On Wednesday, Oct. 21, about 75 residents turned out to call for peace and security in the lower East Side in the wake of a rash of homicides in the area. The group marched down Minnehaha Avenue from the Hamm’s Brewery to Weida Park. (Patrick Larkn/Review)
Crowd condemns spate of gun violence
In the wake of five homicides in East Side neighborhoods in the past month, community members gathered to perform a peaceful march to decry the violence, and show community solidarity.
So, gathering in the golden hours of the day on Wednesday, Oct. 14, a group of about 75 marched from the old Hamm's Brewery buildings on Minnehaha to Weida Park, chanting calls for peace and justice.
Police pledge ramped-up patrols
With three shooting deaths in two different lower East Side neighborhoods, police say they are stepping up patrols nearby.
“We as a police department are fed up,” said Steve Linders, spokesperson for the St. Paul Police Department. Linders said residents in the Railroad Island and Dayton’s Bluff neighborhoods, where the incidents took place, will see an increase in patrolling officers in the wake of the incidents.
Hmong American Farmers Association members Lang and Mee Hang use hoes to clear weeds in their farm plot in Dakota County’s Vermillion Township. (photo by Mike Hazard, courtesy of HAFA)
Food growers keep traditions going while learning new methods
Hoping to give Hmong food growers a leg up, a St. Paul-based organization called the Hmong American Farmers Association is helping farmers find new ways of selling their fresh produce and new paths to economically fruitful farming.
South of the urban core, past the suburbs and out into the lesser-known land of Vermillion Township, a group of Hmong farmers, many of them East Siders, are hard at work as many as seven days a week during the growing season.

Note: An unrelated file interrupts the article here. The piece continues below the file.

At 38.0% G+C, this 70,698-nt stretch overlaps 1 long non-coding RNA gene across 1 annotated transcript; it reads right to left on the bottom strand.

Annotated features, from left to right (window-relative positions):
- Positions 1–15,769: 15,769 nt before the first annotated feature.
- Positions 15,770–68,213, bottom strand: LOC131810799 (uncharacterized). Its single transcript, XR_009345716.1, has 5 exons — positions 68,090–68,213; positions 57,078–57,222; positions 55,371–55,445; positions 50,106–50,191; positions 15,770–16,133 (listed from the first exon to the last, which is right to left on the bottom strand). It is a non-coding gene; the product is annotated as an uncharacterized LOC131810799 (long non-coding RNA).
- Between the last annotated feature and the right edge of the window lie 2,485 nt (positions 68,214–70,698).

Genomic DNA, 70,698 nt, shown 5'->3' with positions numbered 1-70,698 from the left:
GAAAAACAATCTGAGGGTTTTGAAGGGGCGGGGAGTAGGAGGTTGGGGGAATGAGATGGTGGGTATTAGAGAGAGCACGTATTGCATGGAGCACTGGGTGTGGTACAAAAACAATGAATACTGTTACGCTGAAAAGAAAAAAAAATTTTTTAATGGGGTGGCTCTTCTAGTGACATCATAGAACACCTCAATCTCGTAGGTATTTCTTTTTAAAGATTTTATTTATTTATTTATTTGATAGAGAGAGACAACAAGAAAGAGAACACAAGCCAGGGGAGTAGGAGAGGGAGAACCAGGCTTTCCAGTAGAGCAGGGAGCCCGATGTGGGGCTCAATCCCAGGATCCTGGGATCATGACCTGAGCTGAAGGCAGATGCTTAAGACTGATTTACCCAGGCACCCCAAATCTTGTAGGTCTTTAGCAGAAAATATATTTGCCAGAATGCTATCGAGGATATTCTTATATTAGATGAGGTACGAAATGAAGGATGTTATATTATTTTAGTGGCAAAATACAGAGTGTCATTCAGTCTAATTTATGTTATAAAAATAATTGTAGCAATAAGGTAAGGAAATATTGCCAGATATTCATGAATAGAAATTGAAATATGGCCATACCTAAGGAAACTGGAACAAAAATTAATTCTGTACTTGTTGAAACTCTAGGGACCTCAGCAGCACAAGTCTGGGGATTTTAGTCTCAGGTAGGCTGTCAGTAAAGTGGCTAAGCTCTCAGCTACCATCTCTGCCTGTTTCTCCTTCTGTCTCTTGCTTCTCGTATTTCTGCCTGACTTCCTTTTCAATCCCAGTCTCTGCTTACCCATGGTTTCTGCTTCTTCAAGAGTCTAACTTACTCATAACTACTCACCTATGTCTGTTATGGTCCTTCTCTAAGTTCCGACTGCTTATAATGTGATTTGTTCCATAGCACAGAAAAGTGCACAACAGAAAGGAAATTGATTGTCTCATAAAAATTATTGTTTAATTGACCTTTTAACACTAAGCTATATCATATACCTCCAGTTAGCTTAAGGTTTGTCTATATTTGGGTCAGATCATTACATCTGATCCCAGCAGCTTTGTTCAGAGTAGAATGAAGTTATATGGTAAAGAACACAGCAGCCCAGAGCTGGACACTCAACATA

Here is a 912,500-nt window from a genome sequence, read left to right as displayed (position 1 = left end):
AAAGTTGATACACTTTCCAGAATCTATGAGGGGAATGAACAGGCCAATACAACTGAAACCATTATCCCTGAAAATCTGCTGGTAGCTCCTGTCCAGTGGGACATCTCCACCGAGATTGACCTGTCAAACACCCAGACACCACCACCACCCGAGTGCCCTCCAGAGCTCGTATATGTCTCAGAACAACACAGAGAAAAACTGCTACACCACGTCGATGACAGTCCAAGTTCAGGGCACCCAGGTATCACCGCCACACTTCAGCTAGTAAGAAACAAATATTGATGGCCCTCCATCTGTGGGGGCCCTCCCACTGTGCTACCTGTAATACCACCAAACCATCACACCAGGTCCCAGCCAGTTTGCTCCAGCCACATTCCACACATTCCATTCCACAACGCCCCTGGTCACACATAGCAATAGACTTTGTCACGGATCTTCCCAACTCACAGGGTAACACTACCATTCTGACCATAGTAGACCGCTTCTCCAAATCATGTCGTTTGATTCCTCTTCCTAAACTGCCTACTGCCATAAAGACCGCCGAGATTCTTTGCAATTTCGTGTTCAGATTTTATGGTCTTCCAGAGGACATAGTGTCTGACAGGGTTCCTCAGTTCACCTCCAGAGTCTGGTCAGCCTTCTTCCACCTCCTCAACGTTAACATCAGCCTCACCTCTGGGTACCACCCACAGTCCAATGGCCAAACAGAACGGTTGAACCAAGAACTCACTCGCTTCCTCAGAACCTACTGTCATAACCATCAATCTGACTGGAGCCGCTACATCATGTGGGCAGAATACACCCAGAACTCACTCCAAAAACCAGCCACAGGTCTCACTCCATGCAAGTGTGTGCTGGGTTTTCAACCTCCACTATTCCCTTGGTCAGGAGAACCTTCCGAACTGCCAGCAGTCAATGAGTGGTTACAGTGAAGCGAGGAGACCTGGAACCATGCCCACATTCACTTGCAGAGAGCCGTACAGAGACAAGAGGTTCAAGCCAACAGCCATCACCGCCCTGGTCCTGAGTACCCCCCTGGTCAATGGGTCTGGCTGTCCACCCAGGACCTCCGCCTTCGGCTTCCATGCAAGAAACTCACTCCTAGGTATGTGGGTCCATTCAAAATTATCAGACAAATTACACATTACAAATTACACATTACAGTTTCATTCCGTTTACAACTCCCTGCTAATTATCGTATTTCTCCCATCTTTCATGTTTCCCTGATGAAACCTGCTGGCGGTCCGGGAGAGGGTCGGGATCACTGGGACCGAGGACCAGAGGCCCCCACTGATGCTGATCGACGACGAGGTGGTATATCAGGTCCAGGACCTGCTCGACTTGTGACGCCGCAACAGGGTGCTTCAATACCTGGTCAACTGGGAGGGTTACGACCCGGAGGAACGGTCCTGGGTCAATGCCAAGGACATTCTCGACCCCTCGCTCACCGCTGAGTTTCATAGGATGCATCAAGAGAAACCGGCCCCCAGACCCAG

Thomas Draskovic, a teacher at St. Paul Public Schools’ American Indian Magnet School, teaches students American Indian crafts on the first ever Indigenous Peoples Day in St. Paul. (photo courtesy of Toya Stewart Downey/St. Paul Public Schools)
American Indian community says new city holiday shows respect, progress
For the first time, the city of St. Paul celebrated Indigenous Peoples Day on Monday, Oct. 12, shifting the focus from the federal holiday Columbus Day, which was established in 1937.
The St. Paul City Council voted in August to recognize the day. American Indian groups have been pushing for the holiday’s name to be changed since at least 1977 when a delegation of indigenous people from around the world proposed the idea to the United Nations. St. Paul is one of about a dozen cities to celebrate the holiday as such.
An illustration shows what a new development near Payne Avenue and Phalen Boulevard would look like. The plans picture a four-story apartment building plus clusters of townhomes that look out onto the Bruce Vento Regional Trail. (submitted graphic)
Plan would bring multi-family housing to Railroad Island
After three rounds of community meetings, a plan is in the works for a new housing development in the East Side's Railroad Island neighborhood.
Where Payne Avenue intersects Bush Avenue, just south of Phalen Boulevard, there's currently a billboard, two old townhomes, and an appliance repair shop on one side of the street, and a vacant lot on the other side.